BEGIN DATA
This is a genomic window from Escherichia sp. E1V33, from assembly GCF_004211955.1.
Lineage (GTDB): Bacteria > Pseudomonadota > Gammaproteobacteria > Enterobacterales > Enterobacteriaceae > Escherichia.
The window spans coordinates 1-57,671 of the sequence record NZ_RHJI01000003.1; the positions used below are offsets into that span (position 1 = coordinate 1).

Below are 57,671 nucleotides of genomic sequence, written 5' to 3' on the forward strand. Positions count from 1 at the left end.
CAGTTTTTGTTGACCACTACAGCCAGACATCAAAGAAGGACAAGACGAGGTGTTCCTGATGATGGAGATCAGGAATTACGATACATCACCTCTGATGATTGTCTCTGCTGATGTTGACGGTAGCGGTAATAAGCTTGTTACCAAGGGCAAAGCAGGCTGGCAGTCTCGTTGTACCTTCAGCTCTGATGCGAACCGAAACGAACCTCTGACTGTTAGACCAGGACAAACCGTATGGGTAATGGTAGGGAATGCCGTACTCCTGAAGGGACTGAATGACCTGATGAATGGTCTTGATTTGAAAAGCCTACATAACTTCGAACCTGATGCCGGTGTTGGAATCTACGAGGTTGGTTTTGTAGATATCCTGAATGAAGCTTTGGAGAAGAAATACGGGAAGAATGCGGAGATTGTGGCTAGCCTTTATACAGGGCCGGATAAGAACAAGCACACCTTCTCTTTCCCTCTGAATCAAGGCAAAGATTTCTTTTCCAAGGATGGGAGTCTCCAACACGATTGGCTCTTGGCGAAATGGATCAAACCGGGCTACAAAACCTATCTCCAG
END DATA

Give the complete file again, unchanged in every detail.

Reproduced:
This is a genomic window from Escherichia sp. E1V33, from assembly GCF_004211955.1.
Lineage (GTDB): Bacteria > Pseudomonadota > Gammaproteobacteria > Enterobacterales > Enterobacteriaceae > Escherichia.
The window spans coordinates 1-57,671 of the sequence record NZ_RHJI01000003.1; the positions used below are offsets into that span (position 1 = coordinate 1).

Below are 57,671 nucleotides of genomic sequence, written 5' to 3' on the forward strand. Positions count from 1 at the left end.
CAGTTTTTGTTGACCACTACAGCCAGACATCAAAGAAGGACAAGACGAGGTGTTCCTGATGATGGAGATCAGGAATTACGATACATCACCTCTGATGATTGTCTCTGCTGATGTTGACGGTAGCGGTAATAAGCTTGTTACCAAGGGCAAAGCAGGCTGGCAGTCTCGTTGTACCTTCAGCTCTGATGCGAACCGAAACGAACCTCTGACTGTTAGACCAGGACAAACCGTATGGGTAATGGTAGGGAATGCCGTACTCCTGAAGGGACTGAATGACCTGATGAATGGTCTTGATTTGAAAAGCCTACATAACTTCGAACCTGATGCCGGTGTTGGAATCTACGAGGTTGGTTTTGTAGATATCCTGAATGAAGCTTTGGAGAAGAAATACGGGAAGAATGCGGAGATTGTGGCTAGCCTTTATACAGGGCCGGATAAGAACAAGCACACCTTCTCTTTCCCTCTGAATCAAGGCAAAGATTTCTTTTCCAAGGATGGGAGTCTCCAACACGATTGGCTCTTGGCGAAATGGATCAAACCGGGCTACAAAACCTATCTCCAG